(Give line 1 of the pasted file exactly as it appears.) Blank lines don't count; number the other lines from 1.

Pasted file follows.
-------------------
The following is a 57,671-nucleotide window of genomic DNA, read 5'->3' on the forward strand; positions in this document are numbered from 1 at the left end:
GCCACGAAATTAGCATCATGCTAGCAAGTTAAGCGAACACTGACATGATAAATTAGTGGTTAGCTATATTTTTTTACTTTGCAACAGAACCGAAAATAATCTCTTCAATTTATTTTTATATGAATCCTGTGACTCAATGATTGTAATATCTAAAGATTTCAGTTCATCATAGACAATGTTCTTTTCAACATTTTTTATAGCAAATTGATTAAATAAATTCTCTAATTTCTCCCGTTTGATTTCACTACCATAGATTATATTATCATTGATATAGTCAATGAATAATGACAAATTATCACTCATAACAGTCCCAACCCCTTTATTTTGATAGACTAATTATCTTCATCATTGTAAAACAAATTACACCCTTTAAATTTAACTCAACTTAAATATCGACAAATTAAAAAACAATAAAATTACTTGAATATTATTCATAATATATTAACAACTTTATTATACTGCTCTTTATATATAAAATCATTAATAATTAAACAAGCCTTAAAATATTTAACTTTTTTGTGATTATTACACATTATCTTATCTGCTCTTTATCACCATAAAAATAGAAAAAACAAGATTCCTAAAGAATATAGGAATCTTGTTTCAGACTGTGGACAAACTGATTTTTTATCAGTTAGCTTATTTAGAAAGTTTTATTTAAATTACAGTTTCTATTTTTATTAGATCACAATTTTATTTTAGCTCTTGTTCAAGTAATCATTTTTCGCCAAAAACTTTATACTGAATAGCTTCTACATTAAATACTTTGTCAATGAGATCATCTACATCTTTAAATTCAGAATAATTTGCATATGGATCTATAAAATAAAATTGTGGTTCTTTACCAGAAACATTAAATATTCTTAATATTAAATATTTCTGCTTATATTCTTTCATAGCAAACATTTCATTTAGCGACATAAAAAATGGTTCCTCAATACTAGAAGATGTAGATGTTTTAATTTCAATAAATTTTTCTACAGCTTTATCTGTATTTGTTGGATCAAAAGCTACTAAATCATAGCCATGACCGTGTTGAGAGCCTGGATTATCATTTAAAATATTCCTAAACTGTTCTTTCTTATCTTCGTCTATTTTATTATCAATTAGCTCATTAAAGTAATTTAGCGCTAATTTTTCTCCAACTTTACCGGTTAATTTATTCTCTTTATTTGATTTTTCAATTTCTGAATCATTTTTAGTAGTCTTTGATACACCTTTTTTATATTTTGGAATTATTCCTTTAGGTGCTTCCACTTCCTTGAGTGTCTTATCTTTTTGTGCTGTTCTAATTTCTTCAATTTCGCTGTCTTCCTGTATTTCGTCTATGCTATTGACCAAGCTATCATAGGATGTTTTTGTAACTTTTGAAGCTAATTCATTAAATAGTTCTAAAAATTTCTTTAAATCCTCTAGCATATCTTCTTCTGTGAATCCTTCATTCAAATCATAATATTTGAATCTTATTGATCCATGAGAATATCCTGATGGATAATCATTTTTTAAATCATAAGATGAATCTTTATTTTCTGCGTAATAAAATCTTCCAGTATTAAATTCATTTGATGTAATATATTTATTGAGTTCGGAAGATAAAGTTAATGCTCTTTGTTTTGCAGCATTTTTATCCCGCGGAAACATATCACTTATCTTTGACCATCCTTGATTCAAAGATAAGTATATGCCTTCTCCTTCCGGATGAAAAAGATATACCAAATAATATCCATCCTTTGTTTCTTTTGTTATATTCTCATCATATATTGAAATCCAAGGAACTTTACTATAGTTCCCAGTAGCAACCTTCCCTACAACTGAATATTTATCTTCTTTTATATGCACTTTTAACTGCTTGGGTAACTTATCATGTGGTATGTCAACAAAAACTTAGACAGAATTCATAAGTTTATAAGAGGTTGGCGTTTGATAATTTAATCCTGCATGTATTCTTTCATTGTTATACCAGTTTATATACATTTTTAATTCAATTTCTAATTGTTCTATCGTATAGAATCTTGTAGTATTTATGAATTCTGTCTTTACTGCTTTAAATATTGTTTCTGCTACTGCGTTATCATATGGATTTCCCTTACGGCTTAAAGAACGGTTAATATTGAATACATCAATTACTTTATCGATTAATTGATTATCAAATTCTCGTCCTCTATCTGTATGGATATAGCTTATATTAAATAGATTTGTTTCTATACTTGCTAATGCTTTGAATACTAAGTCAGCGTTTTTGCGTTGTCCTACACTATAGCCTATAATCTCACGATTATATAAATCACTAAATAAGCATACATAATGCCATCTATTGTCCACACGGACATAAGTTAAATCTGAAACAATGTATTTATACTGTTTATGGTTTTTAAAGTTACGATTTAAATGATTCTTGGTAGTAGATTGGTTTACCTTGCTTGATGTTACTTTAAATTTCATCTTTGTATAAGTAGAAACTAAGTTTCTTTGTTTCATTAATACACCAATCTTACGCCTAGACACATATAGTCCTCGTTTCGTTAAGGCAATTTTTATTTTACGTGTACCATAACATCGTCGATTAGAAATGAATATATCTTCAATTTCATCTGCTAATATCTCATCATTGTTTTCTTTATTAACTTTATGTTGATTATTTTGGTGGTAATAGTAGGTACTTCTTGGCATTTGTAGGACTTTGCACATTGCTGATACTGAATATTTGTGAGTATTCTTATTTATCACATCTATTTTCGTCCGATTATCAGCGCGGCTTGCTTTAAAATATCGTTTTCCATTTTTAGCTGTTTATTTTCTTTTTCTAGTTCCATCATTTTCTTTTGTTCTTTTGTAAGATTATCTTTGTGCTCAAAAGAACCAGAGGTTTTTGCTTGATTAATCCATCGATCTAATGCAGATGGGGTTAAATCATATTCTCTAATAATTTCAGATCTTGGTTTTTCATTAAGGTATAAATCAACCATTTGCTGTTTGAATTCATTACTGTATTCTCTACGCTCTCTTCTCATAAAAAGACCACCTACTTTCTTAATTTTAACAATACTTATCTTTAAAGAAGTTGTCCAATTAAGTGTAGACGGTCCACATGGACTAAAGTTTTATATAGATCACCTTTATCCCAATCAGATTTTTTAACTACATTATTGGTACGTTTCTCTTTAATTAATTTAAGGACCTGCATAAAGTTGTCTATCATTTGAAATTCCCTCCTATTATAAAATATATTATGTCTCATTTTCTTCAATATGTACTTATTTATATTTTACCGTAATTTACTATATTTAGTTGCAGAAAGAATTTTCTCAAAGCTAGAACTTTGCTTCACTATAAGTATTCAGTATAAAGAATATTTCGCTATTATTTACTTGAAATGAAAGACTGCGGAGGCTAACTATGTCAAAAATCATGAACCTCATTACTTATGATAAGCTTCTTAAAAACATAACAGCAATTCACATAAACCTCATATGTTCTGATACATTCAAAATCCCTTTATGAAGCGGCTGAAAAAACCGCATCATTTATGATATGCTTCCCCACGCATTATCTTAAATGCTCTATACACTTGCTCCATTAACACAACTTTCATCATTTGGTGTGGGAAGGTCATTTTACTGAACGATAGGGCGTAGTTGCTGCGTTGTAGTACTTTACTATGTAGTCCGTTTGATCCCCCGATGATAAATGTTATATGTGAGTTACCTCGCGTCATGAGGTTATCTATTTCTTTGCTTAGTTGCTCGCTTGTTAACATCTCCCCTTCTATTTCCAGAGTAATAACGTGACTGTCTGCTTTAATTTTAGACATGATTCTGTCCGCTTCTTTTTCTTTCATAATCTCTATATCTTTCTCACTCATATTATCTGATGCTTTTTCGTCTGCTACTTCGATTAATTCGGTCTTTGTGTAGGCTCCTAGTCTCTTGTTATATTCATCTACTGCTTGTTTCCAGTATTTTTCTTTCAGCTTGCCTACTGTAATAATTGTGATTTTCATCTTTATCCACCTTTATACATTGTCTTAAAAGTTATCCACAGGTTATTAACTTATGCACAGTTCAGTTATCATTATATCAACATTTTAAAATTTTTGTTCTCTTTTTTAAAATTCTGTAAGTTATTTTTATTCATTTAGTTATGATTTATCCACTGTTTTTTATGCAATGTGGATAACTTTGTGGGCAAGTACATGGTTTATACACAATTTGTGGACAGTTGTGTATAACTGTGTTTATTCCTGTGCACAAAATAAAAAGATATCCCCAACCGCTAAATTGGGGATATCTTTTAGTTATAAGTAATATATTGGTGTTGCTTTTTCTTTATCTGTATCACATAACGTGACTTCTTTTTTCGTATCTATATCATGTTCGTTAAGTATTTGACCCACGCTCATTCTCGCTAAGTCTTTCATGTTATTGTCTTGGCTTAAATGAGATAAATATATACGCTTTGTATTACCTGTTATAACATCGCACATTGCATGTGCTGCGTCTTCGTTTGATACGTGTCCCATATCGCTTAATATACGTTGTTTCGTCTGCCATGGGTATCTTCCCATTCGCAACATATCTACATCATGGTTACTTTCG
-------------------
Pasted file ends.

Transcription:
The following is a 57,671-nucleotide window of genomic DNA, read 5'->3' on the forward strand; positions in this document are numbered from 1 at the left end: